UM Services Monitor 2015
MAASTRICHT. UM staff are very positive on a handful of matters – the digital payslip, Studium Generale, and the reception and switchboard services – but the list of things they are unhappy about is many times longer. The university website, the cafeteria and EleUM all came in for criticism once more in the latest UM Services Monitor.
Exactly 1176 employees (27 percent of the total, with slightly more support than academic staff) filled in the UM Services Monitor questionnaire last June. The results, as the report says on the first page, are not comparable with those of previous years due to modification of the survey design. For each component, only the most positive and negative aspects are singled out (at least 80 percent of respondents are (very) satisfied/at least 15 percent are (very) dissatisfied, respectively). The written comments left by staff are included in the appendix – a handy way of shedding more light on the reasons behind their (dis)satisfaction.
The results show that staff are very positive about only a handful of topics: the UM card, the lecture halls, the digital payslip, the work of Studium Generale, and the reception and switchboard services. Many other services are seen as middle of the range. And, strikingly, quite a number are perceived as downright inadequate. There are grumblings over the information provision with respect to education, such as SAP (32 percent; “not flexible), EleUM (24 percent; “a monster”, “not user-friendly”) and the class schedules (10 percent; “late”, “how complicated can you make it?”). The general information provision at the university, too – including the UM website and the telephone directory – comes in for a bashing. Further, a relatively large group see room for improvement when it comes to advising on press relations (19 percent), support for accreditation processes (18 percent) and advising on research projects (16 percent).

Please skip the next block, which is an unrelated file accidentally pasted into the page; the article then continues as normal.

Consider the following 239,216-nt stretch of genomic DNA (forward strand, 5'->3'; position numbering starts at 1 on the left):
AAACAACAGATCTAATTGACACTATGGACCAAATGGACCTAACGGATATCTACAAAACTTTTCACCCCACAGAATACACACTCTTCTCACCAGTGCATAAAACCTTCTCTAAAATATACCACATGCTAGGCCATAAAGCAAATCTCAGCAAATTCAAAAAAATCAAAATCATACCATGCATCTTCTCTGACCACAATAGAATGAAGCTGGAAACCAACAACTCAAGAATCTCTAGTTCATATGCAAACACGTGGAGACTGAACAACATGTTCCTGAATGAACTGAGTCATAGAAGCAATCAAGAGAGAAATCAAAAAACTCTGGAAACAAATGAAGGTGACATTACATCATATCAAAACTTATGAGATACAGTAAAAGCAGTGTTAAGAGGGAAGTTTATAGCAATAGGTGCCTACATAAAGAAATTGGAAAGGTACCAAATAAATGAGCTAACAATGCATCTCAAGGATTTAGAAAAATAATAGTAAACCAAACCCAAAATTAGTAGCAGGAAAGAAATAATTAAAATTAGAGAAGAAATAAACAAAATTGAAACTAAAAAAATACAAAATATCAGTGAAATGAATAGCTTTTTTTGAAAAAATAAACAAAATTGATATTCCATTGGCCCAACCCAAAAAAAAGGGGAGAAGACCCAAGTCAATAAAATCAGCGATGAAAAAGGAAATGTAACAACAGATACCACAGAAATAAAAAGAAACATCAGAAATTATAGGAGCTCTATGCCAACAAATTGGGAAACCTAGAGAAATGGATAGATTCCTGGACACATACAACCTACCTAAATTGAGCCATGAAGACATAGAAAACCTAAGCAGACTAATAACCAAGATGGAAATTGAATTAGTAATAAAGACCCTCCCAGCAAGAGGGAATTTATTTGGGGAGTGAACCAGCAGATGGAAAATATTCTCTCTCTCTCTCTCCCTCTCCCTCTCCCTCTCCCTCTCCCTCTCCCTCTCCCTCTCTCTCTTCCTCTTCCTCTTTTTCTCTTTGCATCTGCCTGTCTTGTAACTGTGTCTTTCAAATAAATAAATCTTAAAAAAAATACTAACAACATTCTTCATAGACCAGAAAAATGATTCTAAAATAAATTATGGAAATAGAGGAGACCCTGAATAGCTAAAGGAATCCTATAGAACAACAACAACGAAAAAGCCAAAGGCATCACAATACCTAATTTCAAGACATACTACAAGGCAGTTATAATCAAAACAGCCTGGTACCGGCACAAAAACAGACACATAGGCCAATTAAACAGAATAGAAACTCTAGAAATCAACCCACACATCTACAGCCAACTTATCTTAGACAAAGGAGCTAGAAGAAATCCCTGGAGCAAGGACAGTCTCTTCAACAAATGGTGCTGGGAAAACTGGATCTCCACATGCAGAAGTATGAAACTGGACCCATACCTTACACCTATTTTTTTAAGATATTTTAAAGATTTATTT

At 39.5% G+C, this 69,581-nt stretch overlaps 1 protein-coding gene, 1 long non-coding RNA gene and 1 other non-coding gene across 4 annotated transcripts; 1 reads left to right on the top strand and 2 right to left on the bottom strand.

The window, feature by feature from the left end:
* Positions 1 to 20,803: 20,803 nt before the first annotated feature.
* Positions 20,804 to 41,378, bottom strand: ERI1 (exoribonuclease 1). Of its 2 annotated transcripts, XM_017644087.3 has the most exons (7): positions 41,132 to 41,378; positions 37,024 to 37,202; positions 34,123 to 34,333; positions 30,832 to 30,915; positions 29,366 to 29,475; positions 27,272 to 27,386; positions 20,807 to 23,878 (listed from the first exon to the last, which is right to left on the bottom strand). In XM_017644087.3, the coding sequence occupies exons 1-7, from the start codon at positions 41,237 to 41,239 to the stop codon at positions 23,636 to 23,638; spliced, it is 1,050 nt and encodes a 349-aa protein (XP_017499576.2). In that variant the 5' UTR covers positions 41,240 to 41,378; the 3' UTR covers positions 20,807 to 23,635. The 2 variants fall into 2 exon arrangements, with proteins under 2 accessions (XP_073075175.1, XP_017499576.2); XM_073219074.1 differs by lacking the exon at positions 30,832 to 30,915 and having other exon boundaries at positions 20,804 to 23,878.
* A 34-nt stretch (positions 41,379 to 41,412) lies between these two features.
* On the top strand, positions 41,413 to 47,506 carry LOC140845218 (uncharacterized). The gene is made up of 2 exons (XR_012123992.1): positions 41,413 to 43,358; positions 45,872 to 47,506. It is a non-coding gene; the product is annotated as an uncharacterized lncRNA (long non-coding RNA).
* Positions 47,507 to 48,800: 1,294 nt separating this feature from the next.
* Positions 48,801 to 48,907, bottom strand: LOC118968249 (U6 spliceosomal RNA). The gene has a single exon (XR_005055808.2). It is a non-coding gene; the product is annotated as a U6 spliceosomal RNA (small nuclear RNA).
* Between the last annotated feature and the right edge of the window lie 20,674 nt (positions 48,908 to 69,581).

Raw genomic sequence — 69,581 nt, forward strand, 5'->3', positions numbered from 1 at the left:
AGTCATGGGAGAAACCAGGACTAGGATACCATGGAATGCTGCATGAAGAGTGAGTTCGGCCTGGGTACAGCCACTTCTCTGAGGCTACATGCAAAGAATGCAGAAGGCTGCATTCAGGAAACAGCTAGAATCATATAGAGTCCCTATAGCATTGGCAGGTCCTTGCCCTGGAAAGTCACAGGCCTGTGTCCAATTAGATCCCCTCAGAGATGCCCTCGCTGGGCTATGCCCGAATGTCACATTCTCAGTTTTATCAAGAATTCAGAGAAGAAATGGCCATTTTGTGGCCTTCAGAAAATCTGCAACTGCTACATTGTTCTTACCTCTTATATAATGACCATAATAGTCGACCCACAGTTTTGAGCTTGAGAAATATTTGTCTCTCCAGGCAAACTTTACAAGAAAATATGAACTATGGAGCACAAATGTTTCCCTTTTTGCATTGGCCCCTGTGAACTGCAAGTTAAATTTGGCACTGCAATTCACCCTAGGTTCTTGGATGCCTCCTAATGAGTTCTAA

A long list of complaints, cited in the report as “points for improvement”, can be found under the heading Human Resources Management. For instance, 31 percent of respondents are (very) dissatisfied with the information on and payment of pensions, 27 percent with career guidance, 20 percent with occupational healthcare and 18 percent with the confidential adviser. The cafes and cafeterias, which have been in the bad books for years, are below par for a third of the respondents: “EXPENSIVE!!!!”, “privatisation not an improvement, hardly go to the cafeteria anymore”, “far too few healthy alternatives”, “coffee machine coffee tastes awful”. Among the criticism, some positive responses can be found: “We have Bandito’s at our faculty which is super and much better than other catering facilities”. But the cleaning and rubbish disposal services are another thorn in the side of one fifth of respondents: “staircase is dirty”, “cleaner doesn’t have enough time to clean the rooms”, “The rubbish bin has been removed from the FS as a ‘pilot’. After two months I still haven’t got used to it.”